According to the method of decentralization, it can be roughly divided into two types of DAPPs, namely, intermediary automation DAPP and intermediary competitive DAPP. Among them, the intermediary automation DAPP is decentralized through intermediary automation. For example, through the transfer of property rights through the blockchain, the centralized program controlled by the state is transformed into an intermediary that requires any intermediary, and the original intermediary becomes an automated program; while the intermediary competitive DAPP is through competition Decentralization, Build decentralized apps not completely getting rid of intermediaries, but letting participants choose who they trust, that is to say decentralization through competition.
According to the different forms of network services , DAPP can be divided into four categories, including (1) media players, which require a CPU native code virtual machine to remove the player intermediary; (2) Web service (website) intermediaries use user data to do evil, which requires similar The latest Lambda server (dataless web service) to solve; (3) The operator intermediaries do evil and need to decentralize the P2P network, and indeed this does not necessarily require a blockchain; (4) Consensus-based user-mode smart contracts, only This requires blockchain. This classification is represented by Chen Rong, the founder of Elastos.
Analysis of Ethereum and other public chain DAPP applications
The following is a brief analysis of Ethereum and other public chains based on the white paper and related information.
The Ethereum protocol was originally conceived as an upgraded cryptocurrency offering advanced features such as on-chain contracts, withdrawal limits and financial contracts, gambling markets, etc. through a highly general language. The Ethereum protocol will not directly “support” any application, but the existence of a Turing-complete programming language means that theoretically any contract can be created for any transaction type and application. What’s more interesting about Ethereum however is that the Ethereum protocol goes further than mere currency, with protocols built around decentralized storage, decentralized computing and decentralized prediction markets and dozens of similar concepts and decentralization applications, have the potential to fundamentally improve the efficiency of the computing industry, DApps Development Solutions and provide strong support for other P2P protocols by adding an economic layer for the first time. Eventually, there will also be a large number of applications that have nothing to do with money.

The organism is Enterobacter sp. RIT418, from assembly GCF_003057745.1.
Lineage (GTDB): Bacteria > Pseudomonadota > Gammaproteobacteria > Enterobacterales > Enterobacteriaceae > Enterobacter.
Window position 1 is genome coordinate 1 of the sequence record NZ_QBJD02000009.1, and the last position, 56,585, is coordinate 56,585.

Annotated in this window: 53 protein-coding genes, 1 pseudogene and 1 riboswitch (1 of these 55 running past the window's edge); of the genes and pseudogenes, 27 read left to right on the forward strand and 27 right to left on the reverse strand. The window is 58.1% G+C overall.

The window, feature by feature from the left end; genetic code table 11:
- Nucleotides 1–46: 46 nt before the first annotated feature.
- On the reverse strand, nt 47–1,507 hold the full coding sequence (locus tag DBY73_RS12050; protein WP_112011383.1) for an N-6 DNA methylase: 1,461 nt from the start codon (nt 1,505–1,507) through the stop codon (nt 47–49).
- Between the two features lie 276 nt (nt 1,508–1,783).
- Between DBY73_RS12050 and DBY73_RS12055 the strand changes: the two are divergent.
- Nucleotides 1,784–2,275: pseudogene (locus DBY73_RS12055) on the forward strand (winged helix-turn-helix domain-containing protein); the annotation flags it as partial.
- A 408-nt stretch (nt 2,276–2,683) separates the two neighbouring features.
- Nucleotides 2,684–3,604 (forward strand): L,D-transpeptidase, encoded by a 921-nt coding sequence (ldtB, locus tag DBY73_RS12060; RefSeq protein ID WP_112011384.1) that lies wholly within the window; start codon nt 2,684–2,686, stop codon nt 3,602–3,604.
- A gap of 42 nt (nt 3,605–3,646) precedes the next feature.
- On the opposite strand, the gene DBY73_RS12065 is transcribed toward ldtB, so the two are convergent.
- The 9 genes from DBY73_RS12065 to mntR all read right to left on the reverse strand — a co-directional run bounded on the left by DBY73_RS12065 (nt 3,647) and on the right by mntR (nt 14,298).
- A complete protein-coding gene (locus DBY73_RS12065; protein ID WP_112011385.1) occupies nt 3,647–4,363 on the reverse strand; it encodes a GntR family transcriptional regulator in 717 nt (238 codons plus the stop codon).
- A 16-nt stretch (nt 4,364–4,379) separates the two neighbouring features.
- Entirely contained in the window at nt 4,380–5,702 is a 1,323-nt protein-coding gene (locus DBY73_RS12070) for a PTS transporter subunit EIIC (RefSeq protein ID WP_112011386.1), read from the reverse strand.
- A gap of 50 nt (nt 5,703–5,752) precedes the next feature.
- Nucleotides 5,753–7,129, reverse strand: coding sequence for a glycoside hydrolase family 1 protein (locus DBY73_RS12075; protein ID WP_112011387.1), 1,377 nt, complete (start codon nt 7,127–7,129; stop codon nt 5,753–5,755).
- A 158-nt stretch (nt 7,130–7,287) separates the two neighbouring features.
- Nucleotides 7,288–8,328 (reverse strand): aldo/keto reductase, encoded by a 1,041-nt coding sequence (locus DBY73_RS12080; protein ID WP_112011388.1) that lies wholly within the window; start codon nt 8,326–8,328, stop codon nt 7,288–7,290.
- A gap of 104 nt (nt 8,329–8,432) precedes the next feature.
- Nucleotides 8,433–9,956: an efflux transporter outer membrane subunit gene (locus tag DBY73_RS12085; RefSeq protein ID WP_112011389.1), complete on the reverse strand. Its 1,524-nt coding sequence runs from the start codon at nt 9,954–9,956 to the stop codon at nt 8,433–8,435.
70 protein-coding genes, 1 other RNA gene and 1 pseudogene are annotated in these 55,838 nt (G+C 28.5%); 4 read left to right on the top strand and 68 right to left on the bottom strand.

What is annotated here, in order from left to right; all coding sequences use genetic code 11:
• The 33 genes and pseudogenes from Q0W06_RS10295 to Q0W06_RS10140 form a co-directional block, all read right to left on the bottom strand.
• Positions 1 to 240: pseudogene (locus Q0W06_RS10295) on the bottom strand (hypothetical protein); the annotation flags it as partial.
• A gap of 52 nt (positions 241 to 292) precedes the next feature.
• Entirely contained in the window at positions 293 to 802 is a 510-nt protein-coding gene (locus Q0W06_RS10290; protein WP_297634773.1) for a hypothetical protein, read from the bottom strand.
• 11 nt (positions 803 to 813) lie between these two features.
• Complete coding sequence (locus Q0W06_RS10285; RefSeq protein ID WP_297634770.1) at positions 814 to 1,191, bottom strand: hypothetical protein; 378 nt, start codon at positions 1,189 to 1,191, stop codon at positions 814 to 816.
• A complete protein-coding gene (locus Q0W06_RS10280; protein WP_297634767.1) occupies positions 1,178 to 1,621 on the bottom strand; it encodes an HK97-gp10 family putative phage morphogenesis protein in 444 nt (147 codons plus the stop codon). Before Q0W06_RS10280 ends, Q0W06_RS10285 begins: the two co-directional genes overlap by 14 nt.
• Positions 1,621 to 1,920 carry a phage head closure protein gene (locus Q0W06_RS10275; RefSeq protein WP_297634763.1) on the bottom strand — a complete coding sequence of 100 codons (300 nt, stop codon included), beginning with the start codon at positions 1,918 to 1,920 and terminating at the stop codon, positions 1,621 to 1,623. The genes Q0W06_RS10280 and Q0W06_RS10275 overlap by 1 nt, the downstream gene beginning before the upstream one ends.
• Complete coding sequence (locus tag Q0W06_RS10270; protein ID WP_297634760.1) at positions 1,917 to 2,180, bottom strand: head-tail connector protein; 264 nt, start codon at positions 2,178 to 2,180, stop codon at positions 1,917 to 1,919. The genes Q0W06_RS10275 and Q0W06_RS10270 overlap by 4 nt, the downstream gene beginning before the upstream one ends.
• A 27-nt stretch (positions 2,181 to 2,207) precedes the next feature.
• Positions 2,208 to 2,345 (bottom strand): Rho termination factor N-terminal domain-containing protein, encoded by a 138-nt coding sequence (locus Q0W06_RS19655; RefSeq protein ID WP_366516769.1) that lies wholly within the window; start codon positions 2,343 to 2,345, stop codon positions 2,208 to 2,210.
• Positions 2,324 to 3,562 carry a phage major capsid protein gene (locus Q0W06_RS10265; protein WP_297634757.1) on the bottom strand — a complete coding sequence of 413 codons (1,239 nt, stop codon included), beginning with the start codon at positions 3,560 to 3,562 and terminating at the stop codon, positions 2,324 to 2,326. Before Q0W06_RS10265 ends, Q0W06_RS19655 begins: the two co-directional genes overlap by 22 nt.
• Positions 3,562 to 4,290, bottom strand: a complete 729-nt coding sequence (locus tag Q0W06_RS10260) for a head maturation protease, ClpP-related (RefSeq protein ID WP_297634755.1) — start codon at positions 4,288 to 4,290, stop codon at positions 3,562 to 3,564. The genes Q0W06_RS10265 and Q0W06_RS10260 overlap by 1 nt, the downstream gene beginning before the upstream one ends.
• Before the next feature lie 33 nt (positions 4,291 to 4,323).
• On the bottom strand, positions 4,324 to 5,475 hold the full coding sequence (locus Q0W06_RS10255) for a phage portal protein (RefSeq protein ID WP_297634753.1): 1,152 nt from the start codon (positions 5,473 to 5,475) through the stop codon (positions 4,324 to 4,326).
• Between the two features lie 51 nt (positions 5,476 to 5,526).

The notion of arbitrary state transitions implemented by the Ethereum protocol provides a platform with unique potential; unlike closed protocols designed for a single purpose such as data storage, gambling or finance, Ethereum is open by design, and We believe it is well suited as a base layer for the extremely large number of financial and non-financial protocols that will emerge in the years to come.
According to the Ethereum white paper, in general, there are three applications on top of Ethereum.
The first category is financial applications, which provide users with a more powerful way to manage and participate in contracts with their money. Including sub-currency, financial derivatives, hedging contracts, savings wallets, wills, and even some kind of full-scale employment contracts.
The second category is semi-financial applications, where there is money but also a heavy non-monetary aspect, a perfect example is self-enforcing bounties for solving computational problems.
Finally there are fully non-financial applications like online voting and decentralized governance.
- Token system
There are many applications for the on-chain token system, from “sub-currency representing assets such as USD or gold” to “company shares”, individual tokens representing “smart assets”, secure unforgeable “coupons”, even with traditional value A completely unconnected token system for “point reward”.
Implementing a token system in Ethereum is surprisingly easy. The key point is to understand that all currency or token systems are fundamentally a database with the following operations: subtract X units from A and add X units to B, provided that (1) A is in There were at least X units prior to the transaction and (2) the transaction was approved by A. Implementing a token system is to implement such a logic into a contract.